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Are MPs becoming an endangered species?

By Frank McKenna

By Frank McKenna

The number of MPs standing down at the next election is growing. The number lining up to replace them is in decline. Why is politics no longer seen as the attractive career choice it once was?

Parliament is now in recess. MPs have gone back to their constituencies for the Summer and know that, on their return, many of them will be in full-blown campaigning mode, as the next General Election will likely take place in the Autumn of 2024.

However, a much larger number than usual, north of 60 at the moment, will be enjoying a long farewell from the House of Commons, having decided not to contest their seats next time around.

A few of that number are of an age that the term ‘retirement’ can fairly apply. But a much bigger number are standing down simply because they have had enough.

And although there are always people who are willing to fill the shoes of parliamentarians who are seeking pastures new, the number lining up to become MPs is shrinking, the quality of the candidates generally thought to be declining too.

One of those who has handed in his ‘notice’ is the current Defence Minister Ben Wallace.

The Conservative MP for Wyre & Preston North, who is just 53 years old, and who spoke at the excellent ‘Future of Britain’ conference hosted by the Tony Blair Institute in London this week, has decided to call it a day, despite regularly being polled as the most popular cabinet member among Tory members, having served in the Commons since 2005.

He told the conference audience that, after nineteen years, he wanted to ‘spend more time with his family’ – and I’m sure, in part, that is one of his principal reasons for leaving politics behind.

However, he also spoke of the increasing demands faced by a politician. The 24/7 attention via social media and the press, the online abuse, the fake rumours. Only last week Wallace was accused of having an affair with former prime minister Liz Truss, whilst taking copious amounts of cocaine! Publicly, he laughed this off, but what impact do such abhorrent stories have on your partner, your children, your wider family?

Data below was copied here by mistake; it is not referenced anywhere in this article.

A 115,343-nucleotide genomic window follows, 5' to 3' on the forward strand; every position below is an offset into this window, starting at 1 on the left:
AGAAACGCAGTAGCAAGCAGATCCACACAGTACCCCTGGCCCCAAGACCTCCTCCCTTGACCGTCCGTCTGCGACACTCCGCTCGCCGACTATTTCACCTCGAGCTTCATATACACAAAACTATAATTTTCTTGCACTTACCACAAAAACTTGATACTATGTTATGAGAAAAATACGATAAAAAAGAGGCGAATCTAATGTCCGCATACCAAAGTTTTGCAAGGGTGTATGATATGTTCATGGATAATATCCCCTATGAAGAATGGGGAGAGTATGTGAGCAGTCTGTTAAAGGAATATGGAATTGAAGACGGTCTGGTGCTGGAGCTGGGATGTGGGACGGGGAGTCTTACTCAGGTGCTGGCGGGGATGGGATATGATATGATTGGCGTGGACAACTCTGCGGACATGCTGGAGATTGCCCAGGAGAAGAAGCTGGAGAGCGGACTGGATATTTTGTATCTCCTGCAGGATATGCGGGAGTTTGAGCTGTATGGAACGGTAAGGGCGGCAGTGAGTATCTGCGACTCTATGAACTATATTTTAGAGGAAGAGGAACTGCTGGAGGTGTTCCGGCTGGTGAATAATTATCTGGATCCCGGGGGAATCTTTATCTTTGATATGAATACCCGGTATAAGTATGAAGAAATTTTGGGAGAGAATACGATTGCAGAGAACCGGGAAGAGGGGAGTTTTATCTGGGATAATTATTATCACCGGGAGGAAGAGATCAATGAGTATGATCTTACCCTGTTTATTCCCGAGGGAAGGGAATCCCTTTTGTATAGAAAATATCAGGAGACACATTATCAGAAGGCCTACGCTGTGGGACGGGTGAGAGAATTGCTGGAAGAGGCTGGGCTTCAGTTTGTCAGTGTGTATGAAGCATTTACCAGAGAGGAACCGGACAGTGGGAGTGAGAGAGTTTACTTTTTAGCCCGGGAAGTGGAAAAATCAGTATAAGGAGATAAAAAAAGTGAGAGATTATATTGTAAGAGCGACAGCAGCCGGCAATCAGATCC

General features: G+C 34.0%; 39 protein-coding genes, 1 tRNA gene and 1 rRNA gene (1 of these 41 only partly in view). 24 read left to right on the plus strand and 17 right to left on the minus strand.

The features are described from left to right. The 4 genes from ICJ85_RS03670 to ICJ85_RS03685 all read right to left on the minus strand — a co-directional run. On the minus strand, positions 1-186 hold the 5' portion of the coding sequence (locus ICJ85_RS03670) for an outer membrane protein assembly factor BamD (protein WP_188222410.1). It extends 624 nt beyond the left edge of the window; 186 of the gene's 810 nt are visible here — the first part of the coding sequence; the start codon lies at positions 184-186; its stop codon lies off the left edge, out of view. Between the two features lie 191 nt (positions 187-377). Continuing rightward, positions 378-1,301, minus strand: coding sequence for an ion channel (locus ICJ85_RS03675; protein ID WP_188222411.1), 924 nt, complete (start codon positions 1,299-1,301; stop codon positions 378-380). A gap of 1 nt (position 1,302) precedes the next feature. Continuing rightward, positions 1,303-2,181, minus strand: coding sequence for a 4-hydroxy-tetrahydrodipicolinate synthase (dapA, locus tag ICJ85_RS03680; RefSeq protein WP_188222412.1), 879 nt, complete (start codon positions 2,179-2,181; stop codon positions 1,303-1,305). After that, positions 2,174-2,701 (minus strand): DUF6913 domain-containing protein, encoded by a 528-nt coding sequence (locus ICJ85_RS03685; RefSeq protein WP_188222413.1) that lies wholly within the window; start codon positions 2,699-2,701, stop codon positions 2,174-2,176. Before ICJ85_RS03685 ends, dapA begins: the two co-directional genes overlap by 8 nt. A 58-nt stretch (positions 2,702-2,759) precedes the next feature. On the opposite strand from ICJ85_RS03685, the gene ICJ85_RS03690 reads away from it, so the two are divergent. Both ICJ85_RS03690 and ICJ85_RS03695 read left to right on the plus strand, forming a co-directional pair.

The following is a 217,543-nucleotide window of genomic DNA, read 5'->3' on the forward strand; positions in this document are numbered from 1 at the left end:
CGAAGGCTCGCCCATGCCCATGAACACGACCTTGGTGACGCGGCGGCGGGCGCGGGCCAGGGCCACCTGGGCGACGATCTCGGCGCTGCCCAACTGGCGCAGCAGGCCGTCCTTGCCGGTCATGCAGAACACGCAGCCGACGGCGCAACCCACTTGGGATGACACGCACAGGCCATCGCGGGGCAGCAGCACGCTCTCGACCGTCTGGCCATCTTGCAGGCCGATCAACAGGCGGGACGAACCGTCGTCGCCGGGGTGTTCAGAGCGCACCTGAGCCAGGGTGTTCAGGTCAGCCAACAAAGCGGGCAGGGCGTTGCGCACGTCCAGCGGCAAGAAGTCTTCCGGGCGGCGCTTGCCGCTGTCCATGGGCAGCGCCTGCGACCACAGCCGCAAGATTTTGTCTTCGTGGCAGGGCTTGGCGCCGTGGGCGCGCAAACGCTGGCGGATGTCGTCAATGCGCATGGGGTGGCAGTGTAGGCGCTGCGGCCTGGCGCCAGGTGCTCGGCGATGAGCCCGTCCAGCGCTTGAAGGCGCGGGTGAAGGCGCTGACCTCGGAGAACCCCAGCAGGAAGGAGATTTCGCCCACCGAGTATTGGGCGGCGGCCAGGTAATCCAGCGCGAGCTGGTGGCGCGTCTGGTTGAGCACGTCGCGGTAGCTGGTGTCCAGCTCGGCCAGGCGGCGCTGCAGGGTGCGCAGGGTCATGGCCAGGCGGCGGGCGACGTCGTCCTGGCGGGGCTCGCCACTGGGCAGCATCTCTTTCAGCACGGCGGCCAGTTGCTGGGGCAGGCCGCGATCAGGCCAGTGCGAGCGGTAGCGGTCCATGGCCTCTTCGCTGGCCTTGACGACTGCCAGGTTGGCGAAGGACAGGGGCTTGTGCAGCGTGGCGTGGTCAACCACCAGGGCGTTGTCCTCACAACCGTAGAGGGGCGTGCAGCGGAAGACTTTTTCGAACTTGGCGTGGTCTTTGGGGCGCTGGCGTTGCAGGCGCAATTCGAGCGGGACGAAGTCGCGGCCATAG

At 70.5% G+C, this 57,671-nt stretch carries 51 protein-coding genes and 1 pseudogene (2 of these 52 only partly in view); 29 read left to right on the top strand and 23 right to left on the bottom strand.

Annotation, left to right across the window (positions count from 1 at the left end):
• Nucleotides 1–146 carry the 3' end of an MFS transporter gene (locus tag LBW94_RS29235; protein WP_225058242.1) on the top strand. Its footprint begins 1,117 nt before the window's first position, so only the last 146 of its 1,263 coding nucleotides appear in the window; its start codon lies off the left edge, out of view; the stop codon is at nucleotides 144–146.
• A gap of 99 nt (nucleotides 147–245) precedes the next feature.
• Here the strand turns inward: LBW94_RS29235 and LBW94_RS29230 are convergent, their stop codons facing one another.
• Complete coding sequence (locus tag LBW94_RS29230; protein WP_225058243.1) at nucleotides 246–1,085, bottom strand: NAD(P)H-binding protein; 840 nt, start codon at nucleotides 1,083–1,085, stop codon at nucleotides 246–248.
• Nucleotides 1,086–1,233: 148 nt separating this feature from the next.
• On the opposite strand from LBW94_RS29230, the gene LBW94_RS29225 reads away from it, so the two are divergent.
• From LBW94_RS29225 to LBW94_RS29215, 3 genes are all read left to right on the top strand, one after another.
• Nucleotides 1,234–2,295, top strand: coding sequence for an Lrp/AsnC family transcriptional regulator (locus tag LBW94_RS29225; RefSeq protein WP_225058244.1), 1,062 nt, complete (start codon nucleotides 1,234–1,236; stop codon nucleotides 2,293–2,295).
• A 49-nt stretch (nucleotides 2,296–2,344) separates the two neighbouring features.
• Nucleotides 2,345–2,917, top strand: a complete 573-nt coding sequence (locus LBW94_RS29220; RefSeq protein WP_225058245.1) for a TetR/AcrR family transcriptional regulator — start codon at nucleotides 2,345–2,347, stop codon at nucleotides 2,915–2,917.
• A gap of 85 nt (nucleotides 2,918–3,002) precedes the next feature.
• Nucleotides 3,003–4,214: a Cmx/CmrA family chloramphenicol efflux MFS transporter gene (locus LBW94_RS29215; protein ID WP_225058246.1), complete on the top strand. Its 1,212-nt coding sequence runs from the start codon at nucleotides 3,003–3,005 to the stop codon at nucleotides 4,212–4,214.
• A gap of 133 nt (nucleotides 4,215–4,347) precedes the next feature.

He also revealed that, compared to when he was seeking selection to his first seat, up to 600 people would be in competition for ‘safe’ Conservative seats, local Associations were now receiving less than 50 applications.

Becoming an MP just isn’t that attractive a proposition nowadays – and given the lousy pay, the increasingly limited influence a backbench MP has on the government, the antiquated working conditions within Westminster, the endless hours of travel if you represent a constituency outside of the South East, the very real personal danger you face (two MPs have been murdered in recent years), and the insecurity of the job, given you are up for re-election every 4-5 years – it is easy to see why.

We need to radically review the job, the job description, the pay, and the working conditions of those who still see public service as a viable career option. But, in a country where the reputation of politicians has never been as tarnished, that is a debate that is challenging to have.

The truth is, though, that unless and until we do, then we will continue to see a decline in both the number and the calibre of those who seek to serve in the ‘Mother of Parliaments.’

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